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Last time I came to the border, the rust-colored steel bollards cut a stark line through the hills. Today, as I sit in a McDonald’s, five minutes from the Nogales border port of entry, the bollards are topped with holiday tinsel.
Oh … wait … that’s concertina wire. My bad.
Nogales, Sonora, a bustling city of approximately 232,000 people, is economically tied to the smaller Nogales, AZ (population 20,000). According to Arizona-Mexico Economic Indicators, the maquiladora sector in Nogales, Sonora, is about 34,000 jobs strong with three industry sectors accounting for more than 50% of all employment. Those goods are shipped, via train and truck, through the Nogales port of entry.
In 2017, the Nogales port accounted for 86% of Arizona’s exports to Mexico, 87% of all imports from Mexico, 94% of imported Mexican fresh produce, and 84% of all northbound truck crossings.
Just as important as trade, the smaller Nogales depends on cross-border foot traffic from Mexico, coming to purchase goods. But, as Cecilia Balli reported for the NYT last February, “Annual pedestrian crossings into Nogales, Ariz., have dropped to 2.7 million from 7.7 million in the past 10 years.” More recent data show that the average number of vehicles crossing between July to September 2018 was down 4.1% over the previous three months, down 1.8% from a year ago.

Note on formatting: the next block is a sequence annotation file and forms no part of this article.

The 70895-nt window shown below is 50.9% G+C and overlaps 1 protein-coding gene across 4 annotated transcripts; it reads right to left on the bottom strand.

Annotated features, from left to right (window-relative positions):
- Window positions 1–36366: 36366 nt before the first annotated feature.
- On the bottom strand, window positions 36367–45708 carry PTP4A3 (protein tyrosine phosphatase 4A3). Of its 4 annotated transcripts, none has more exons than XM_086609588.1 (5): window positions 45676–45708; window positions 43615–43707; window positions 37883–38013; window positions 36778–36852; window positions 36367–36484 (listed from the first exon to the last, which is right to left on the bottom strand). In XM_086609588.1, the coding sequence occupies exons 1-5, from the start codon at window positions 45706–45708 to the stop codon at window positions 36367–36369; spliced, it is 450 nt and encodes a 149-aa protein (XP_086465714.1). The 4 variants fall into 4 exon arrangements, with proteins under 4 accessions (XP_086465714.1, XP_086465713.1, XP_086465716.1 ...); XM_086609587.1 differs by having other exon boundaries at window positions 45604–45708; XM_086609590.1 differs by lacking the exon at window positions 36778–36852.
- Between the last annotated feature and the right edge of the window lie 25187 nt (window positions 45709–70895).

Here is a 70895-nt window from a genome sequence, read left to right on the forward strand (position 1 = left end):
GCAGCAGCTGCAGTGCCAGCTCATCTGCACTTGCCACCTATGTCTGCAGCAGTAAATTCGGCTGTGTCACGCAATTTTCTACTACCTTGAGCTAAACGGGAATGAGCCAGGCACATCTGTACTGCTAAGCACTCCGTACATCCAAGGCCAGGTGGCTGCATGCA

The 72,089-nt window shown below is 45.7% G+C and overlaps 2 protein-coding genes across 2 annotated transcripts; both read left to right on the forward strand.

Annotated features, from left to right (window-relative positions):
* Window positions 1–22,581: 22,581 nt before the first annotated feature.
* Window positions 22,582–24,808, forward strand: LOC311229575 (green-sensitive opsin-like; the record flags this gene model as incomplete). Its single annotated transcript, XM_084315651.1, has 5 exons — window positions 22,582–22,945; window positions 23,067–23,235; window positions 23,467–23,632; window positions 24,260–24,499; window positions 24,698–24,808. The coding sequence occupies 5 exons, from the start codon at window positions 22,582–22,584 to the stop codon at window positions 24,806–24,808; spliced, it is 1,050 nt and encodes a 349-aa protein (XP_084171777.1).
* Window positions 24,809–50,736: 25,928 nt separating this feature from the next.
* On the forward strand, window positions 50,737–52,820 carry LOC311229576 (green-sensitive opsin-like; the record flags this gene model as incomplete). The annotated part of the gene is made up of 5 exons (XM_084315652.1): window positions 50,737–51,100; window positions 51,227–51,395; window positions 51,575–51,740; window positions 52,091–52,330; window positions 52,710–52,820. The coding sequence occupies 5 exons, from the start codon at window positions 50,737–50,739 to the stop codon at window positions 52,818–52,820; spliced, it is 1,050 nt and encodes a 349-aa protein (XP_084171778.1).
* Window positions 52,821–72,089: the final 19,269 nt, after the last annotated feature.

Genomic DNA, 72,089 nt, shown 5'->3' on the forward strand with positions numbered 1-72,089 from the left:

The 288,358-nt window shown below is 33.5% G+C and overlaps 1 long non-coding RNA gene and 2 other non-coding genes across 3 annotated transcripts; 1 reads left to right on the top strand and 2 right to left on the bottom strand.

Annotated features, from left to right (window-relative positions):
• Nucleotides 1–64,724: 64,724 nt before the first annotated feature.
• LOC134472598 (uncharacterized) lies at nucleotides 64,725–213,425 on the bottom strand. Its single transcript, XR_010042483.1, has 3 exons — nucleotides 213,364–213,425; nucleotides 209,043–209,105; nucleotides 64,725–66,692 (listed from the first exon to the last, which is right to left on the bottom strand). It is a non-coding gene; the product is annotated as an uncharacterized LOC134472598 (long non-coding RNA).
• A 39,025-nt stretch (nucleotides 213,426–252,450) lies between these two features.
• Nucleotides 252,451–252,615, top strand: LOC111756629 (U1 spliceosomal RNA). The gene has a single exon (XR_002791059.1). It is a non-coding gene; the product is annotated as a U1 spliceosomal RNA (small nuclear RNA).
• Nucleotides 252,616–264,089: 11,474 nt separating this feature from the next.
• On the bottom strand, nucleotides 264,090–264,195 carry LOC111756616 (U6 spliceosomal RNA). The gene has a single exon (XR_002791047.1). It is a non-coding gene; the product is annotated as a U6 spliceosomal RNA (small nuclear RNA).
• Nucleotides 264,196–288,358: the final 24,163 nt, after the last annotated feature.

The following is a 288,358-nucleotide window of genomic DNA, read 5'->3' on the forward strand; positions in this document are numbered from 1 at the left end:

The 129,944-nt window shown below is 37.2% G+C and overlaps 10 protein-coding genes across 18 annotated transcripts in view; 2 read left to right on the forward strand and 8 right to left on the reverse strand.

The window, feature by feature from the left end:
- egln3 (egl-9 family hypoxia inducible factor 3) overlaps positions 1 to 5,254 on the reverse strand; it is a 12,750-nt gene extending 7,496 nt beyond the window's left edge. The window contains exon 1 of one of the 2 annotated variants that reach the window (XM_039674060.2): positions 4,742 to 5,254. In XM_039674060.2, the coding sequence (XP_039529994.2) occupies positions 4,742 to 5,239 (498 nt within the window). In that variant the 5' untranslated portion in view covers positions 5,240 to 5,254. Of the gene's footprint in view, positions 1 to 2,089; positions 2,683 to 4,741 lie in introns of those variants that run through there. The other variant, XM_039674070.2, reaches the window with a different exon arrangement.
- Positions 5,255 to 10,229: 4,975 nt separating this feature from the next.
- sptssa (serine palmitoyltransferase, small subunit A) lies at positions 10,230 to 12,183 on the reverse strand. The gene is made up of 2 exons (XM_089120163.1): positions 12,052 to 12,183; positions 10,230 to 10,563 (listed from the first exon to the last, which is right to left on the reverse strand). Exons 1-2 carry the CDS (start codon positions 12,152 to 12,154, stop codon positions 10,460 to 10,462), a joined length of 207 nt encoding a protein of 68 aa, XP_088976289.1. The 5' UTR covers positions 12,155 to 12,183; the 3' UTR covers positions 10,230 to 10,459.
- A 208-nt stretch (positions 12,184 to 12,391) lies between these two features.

And the average number persons crossing the border from July to September 2018 was down 3.5% from the average for the previous three months, down 1.8% from a year ago.
On Sunday, I crossed the border and spent the afternoon walking through Nogales, Mexico. People were out shopping, and nearly every corner had a crowded food stand. As I walked west, over the hills through neighborhood streets, tall fences and big dogs gave way to a small baseball stadium where a lively game was underway.
(To my untrained eye, Joe, there weren’t any prospects.)
My point here is that if the border stymies trade and commerce, both sides of Nogales will suffer. On the Mexican side, a thriving economy helps workers and families avoid the cartels. And, with Arizona’s economy so closely tied to trade with Mexico, updating ports of entry is the border crisis that needs to be addressed.
All to say, instead of funding walls, we should be funding overwhelmed ports of entry.
Particularly when tunnels are underneath Nogales’s walls and El Chapo’s colleagues are testifying that most drugs are smuggled in, “Trains, tractor-trailers and ordinary cars that come into the country at legal ports of entry.”
These are the facts on the ground.